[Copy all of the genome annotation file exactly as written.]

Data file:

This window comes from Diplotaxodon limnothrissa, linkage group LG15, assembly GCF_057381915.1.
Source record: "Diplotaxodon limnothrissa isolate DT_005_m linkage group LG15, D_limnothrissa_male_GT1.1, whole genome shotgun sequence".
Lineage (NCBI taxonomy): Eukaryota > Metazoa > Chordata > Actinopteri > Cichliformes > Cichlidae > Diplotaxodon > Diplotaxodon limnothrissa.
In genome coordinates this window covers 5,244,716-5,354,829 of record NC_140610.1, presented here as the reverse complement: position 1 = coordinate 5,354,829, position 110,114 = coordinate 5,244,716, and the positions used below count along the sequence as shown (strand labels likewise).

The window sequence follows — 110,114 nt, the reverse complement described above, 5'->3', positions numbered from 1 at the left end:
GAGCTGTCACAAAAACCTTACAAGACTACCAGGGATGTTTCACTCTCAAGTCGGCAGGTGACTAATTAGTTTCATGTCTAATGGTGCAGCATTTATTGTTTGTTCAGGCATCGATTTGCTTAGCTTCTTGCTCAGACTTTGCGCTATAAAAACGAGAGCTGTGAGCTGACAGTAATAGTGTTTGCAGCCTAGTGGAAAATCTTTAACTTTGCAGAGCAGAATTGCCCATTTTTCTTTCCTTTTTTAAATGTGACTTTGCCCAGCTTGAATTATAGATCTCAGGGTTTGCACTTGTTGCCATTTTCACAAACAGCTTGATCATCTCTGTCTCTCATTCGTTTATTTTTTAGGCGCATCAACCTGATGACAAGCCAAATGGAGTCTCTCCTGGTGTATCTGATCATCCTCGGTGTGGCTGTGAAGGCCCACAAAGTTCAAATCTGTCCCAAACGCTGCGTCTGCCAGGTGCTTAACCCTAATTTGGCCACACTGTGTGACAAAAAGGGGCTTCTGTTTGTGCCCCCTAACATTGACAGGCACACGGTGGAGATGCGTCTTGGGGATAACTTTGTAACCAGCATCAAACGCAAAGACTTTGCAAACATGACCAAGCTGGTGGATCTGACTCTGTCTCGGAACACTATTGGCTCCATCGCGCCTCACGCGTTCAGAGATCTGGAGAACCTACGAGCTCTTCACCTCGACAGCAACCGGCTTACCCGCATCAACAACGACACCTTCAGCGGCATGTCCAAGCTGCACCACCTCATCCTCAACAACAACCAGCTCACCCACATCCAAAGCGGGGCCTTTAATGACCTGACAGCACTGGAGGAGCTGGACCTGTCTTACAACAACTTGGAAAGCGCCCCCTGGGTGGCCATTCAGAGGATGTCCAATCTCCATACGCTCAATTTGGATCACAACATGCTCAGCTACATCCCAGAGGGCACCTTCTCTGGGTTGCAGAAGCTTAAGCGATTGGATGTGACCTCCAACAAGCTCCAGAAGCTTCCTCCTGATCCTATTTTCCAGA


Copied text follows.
This window comes from Diplotaxodon limnothrissa, linkage group LG15, assembly GCF_057381915.1.
Source record: "Diplotaxodon limnothrissa isolate DT_005_m linkage group LG15, D_limnothrissa_male_GT1.1, whole genome shotgun sequence".
Lineage (NCBI taxonomy): Eukaryota > Metazoa > Chordata > Actinopteri > Cichliformes > Cichlidae > Diplotaxodon > Diplotaxodon limnothrissa.
In genome coordinates this window covers 5,244,716-5,354,829 of record NC_140610.1, presented here as the reverse complement: position 1 = coordinate 5,354,829, position 110,114 = coordinate 5,244,716, and the positions used below count along the sequence as shown (strand labels likewise).

The window sequence follows — 110,114 nt, the reverse complement described above, 5'->3', positions numbered from 1 at the left end:
GAGCTGTCACAAAAACCTTACAAGACTACCAGGGATGTTTCACTCTCAAGTCGGCAGGTGACTAATTAGTTTCATGTCTAATGGTGCAGCATTTATTGTTTGTTCAGGCATCGATTTGCTTAGCTTCTTGCTCAGACTTTGCGCTATAAAAACGAGAGCTGTGAGCTGACAGTAATAGTGTTTGCAGCCTAGTGGAAAATCTTTAACTTTGCAGAGCAGAATTGCCCATTTTTCTTTCCTTTTTTAAATGTGACTTTGCCCAGCTTGAATTATAGATCTCAGGGTTTGCACTTGTTGCCATTTTCACAAACAGCTTGATCATCTCTGTCTCTCATTCGTTTATTTTTTAGGCGCATCAACCTGATGACAAGCCAAATGGAGTCTCTCCTGGTGTATCTGATCATCCTCGGTGTGGCTGTGAAGGCCCACAAAGTTCAAATCTGTCCCAAACGCTGCGTCTGCCAGGTGCTTAACCCTAATTTGGCCACACTGTGTGACAAAAAGGGGCTTCTGTTTGTGCCCCCTAACATTGACAGGCACACGGTGGAGATGCGTCTTGGGGATAACTTTGTAACCAGCATCAAACGCAAAGACTTTGCAAACATGACCAAGCTGGTGGATCTGACTCTGTCTCGGAACACTATTGGCTCCATCGCGCCTCACGCGTTCAGAGATCTGGAGAACCTACGAGCTCTTCACCTCGACAGCAACCGGCTTACCCGCATCAACAACGACACCTTCAGCGGCATGTCCAAGCTGCACCACCTCATCCTCAACAACAACCAGCTCACCCACATCCAAAGCGGGGCCTTTAATGACCTGACAGCACTGGAGGAGCTGGACCTGTCTTACAACAACTTGGAAAGCGCCCCCTGGGTGGCCATTCAGAGGATGTCCAATCTCCATACGCTCAATTTGGATCACAACATGCTCAGCTACATCCCAGAGGGCACCTTCTCTGGGTTGCAGAAGCTTAAGCGATTGGATGTGACCTCCAACAAGCTCCAGAAGCTTCCTCCTGATCCTATTTTCCAGA